FINDINGS OF THE COURT.
The court having duly weighed all the testimony presented to it in the case do find as follows, to wit:
That G. W. Spears, a prisoner of war taken at Island Numbers 10, in the Mississippi River, and brought into Camp Randall April 20, 1862, was on the morning of May 16, 1862, shot dead through the chest between the hours of 6 and 8 o'clock by Clarence Wicks, a sentinel of the guard on post 30 in said camp. And the court does further find that the prisoners quartered near guard post Numbers 30 prior to this transaction had been very insolent and abusive to sentinels, not only using the most offensive and insulting language to them when ordered to obey the rules of the camp, but throwing missiles and water at themand by threatening their lives. These thigs were done more particularly in the night when prisoners were ordered by sentinels had orders from officers of the guard prohibiting them from receiving further insults or assaults from the prisoners, and orders to this effect had been given on occasions previous to the transaction under inquiry by officers of the day.
And the court further finds that between the hours of 6 and 8 o'clock-supposed to be about the hour of 7 a. m. of May 16, 1862-a prisoner of war came near the beat of sentinel Numbers 30 where in the presence of said sentinel of beat Numbers 30 he, the said prisoner, unbuttoned his pantaloons, stripped them below his buttocks and squatted down with the evident purpose of committing a nuisance on the ground. The sentinels on beats Nos. 30 and 31 ordered said prisoner to get up and go to a sink, as his act was forbidden in that place. Said prisoner refused to leave, but continued in the act. For the purpose of enforcing obedience to his order the sentinel on the beat Numbers 30 threw a small stone and hit said prisoner on the cheek. Still said prisoner did not move, but thereupon a band of six or seven other prisoners of war came rushing toward said sentinel Numbers 30 in a threatening and tumultunous manner, using as they advanced violent and insulting language toward said sentinel, G. W. Spears being foremost among the six or seven thus advancing and having a missile of some sort-a stick or a bone as it would appear-in his hand. The said Spears was particularly violent in his demeanor and twice called the said sentinel a son of a bitch. Sentinel Numbers 31 thereupon called to sentinel Numbers 30 to prohibit the said band of six or seven persons to advance any nearrer up the beat of him, the said sentinel Numbers 30; to fire upon them if they did not halt and cease their abusive language. Said sentinel thereupon considering it necessary to protect himself from threatened violence and insult fired upon the most advanced of the prisoners, ball entering his chest, killing him instantly.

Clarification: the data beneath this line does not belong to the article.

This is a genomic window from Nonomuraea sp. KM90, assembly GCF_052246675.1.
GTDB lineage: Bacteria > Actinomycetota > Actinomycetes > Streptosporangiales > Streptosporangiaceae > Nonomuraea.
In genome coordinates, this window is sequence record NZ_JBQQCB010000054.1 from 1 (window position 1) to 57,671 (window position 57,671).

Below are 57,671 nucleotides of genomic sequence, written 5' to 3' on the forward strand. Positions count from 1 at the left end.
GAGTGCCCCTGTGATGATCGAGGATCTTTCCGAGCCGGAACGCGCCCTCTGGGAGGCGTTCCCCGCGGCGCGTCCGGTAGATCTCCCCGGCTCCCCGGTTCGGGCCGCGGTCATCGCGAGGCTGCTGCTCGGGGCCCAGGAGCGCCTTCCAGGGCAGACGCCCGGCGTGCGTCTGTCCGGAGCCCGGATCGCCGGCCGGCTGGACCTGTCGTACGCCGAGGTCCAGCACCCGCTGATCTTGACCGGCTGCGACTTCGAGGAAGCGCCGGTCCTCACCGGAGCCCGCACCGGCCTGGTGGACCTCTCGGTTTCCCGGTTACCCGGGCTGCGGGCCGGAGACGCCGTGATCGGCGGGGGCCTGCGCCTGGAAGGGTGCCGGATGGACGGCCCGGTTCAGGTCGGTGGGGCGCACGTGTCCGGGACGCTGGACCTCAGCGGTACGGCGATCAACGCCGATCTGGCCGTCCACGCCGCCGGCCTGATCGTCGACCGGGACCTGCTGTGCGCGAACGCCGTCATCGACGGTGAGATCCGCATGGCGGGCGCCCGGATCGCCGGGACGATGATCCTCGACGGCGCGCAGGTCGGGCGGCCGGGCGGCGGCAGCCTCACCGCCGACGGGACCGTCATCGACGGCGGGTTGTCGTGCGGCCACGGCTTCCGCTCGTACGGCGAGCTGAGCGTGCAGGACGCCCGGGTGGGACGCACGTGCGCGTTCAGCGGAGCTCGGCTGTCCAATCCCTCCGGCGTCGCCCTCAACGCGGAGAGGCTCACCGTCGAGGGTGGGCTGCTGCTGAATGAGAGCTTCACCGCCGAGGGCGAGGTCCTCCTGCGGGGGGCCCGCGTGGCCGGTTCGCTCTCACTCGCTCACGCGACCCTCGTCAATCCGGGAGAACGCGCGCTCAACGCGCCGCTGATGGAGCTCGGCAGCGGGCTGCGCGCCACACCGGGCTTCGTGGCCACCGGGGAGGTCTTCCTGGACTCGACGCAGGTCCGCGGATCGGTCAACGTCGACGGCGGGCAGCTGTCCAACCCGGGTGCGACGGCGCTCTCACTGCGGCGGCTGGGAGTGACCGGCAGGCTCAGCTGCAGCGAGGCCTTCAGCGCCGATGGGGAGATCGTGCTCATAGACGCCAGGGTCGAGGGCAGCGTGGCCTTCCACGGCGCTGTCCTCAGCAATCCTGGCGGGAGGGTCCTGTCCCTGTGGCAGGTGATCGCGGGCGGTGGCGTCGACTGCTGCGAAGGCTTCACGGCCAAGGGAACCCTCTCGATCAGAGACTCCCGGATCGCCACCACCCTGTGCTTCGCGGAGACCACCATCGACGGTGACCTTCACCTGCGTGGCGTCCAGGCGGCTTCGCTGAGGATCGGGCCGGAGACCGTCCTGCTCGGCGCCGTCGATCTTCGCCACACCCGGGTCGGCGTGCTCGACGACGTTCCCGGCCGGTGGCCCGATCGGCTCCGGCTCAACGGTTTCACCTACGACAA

and the court further finds that the said G. W. Spears, formerly a private soldier in Company B, of the First Alabama, Tennessee and Mississippi Consolidated Regiment, a prisoner of war, was shot to death by Clarence Wicks, then and now a private soldier in Company E. Nineteenth Regiment Wisconsin Volunteers, at the hour and day